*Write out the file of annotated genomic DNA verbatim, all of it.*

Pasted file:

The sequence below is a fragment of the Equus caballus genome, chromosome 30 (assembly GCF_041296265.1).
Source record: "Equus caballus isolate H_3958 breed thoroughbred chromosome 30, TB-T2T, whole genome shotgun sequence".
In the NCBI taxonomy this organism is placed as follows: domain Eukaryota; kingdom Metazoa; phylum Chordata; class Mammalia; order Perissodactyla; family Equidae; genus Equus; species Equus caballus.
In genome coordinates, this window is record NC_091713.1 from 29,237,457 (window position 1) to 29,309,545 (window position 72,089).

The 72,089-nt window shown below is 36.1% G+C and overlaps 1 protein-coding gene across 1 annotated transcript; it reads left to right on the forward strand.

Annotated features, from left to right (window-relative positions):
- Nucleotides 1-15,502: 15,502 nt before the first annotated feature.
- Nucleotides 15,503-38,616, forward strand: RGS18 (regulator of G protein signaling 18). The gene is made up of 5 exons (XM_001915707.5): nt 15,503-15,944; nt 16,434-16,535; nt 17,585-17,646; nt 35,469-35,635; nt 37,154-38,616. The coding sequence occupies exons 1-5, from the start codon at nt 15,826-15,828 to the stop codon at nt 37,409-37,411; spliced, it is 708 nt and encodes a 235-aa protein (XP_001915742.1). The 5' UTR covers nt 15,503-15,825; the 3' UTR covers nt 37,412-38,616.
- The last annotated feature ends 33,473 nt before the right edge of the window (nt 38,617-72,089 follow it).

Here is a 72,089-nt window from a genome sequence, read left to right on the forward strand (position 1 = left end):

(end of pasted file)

The sequence below is a fragment of the Equus caballus genome, chromosome 30 (assembly GCF_041296265.1).
Source record: "Equus caballus isolate H_3958 breed thoroughbred chromosome 30, TB-T2T, whole genome shotgun sequence".
In the NCBI taxonomy this organism is placed as follows: domain Eukaryota; kingdom Metazoa; phylum Chordata; class Mammalia; order Perissodactyla; family Equidae; genus Equus; species Equus caballus.
In genome coordinates, this window is record NC_091713.1 from 29,237,457 (window position 1) to 29,309,545 (window position 72,089).

The 72,089-nt window shown below is 36.1% G+C and overlaps 1 protein-coding gene across 1 annotated transcript; it reads left to right on the forward strand.

Annotated features, from left to right (window-relative positions):
- Nucleotides 1-15,502: 15,502 nt before the first annotated feature.
- Nucleotides 15,503-38,616, forward strand: RGS18 (regulator of G protein signaling 18). The gene is made up of 5 exons (XM_001915707.5): nt 15,503-15,944; nt 16,434-16,535; nt 17,585-17,646; nt 35,469-35,635; nt 37,154-38,616. The coding sequence occupies exons 1-5, from the start codon at nt 15,826-15,828 to the stop codon at nt 37,409-37,411; spliced, it is 708 nt and encodes a 235-aa protein (XP_001915742.1). The 5' UTR covers nt 15,503-15,825; the 3' UTR covers nt 37,412-38,616.
- The last annotated feature ends 33,473 nt before the right edge of the window (nt 38,617-72,089 follow it).

Here is a 72,089-nt window from a genome sequence, read left to right on the forward strand (position 1 = left end):